I like the story of Major ODowd who on the morning of the 24th gained contact with 1st Marine Div (all other comms were down) the Marine General did not believe that it was the Australians and that he must be speaking to a Chinese spy as he believed the Aussies had been completely wiped out the night before. ODowd replied I got news for you, we are here and we are staying here.
    Major ODowd was a WW2 vet with much experience spending the war with Infantry units, he had demobbed at end of war and was living peacefully in 1950 when the Korean War broke out I don't know if he intended to go to Korea. However when he heard his 2/11th Btn AIF CO from 1945 had been given command of 3RAR for Korea, he contacted army and was reenlisted with 'K' Force for action in Korea and also given his old rank . Now imo that's loyalty. The CO of 3RAR Lt Col Charlie H. Green was 31 years old first having been given a pernament commanded of a AIF Battalion in the field aged 25.

    Greens WW2 number was NX121 meaning he was the 121st person in NSW to enlist for WW2 on 25th October 1939, while O'Dowd joined 7 Nov 1939 with the number WX377 meaning the 377th person in Western Australia to enlist. According to his AWM WW2 Nominal roll O'Dowd remained in the Army after Korea staying on till 1973
    Green died of wounds 1st November 1950, the 3RAR had stopped for the day after some fighting and the CO's tent was set up he ordered it moved due to something to do with a big tree, he then laid down to catch some sleep when (this is well after fighting had finished) a sole and stray Arty round ricocheted of the tree and some hit Green in the stomach area, the RAAMC Doctor was called and Green was rushed to a MASH however the wounds were to much and he died as a result. He was the type that instilled confidence in all around him and it would of been expected for him raise to very senior rank.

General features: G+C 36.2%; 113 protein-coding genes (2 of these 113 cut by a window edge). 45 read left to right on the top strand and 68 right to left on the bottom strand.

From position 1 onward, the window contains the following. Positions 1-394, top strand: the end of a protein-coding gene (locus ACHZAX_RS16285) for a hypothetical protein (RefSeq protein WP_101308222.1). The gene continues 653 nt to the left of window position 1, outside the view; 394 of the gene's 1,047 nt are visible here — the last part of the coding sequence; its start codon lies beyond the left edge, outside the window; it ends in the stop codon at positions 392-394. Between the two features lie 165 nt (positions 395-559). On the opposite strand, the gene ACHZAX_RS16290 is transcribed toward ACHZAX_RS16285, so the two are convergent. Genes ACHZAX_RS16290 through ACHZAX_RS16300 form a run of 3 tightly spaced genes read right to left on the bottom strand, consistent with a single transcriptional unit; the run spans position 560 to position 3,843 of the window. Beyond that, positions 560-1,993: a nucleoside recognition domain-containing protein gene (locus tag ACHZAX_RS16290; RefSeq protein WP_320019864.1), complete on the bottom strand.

14. Cobber

    Cobber Senior Member

    Quote: Quite a lot of ex-British WW2 servicemen were recruited into the Australian Army during the Korean War.

    Peter Cundall (ex ABC-TV Gardening Australia) was one of them.} End Quote

    George Sixa Platoon.
    R. K. Cashman Korean War Photo Collection
    Please click on George Link at top of page.

    In the immediate post war years many men with a lot of experience fighting in WW2 had found themselves with out a free home land and subsequently immigrated to Australia. Many of these men were quite anti Communist. So when a war against communist forces started they jumped at the chance.
    George a Polish veteran of Arnhem was one of these great men. Being deployed to Korea as a RAInf Lieutenant in command of a infantry Platoon.
    canuck likes this.
  15. canuck

    canuck Closed Account

    Great post Cobber

    and also a great quote in there, "Such is war. They say that there are only "The quick and the dead", but sometimes the quick pay a price as well."
  16. canuck

    canuck Closed Account

  17. spidge


  18. Cobber

    Cobber Senior Member

    Thanks for posting that I haven't heard it for a long time, though I think they missed several verses (the singers not sure about musicians.)

    Their are some differing versions with three written.
    Waltzing Matilda
    The Pogues also sing a version along with other Australian colonial style ballads which are quite good.
    Basically it's a story of a drifter who steals a lamb and then commits suicide by drowning to prevent being arrested for rustling.

    Handy Hints!

    walking along a bush track


    a bedroll


    an unemployed drifter


    Aboriginal word for a waterhole


    Aboriginal word for a type of Australian tree


    a tin with a wire handle used for boiling water and heating food


    Aboriginal word for sheep

    Tucker Bag

    bag containing food (tucker)


    a landowner


  19. Cobber

    Cobber Senior Member

    Sorry Double Post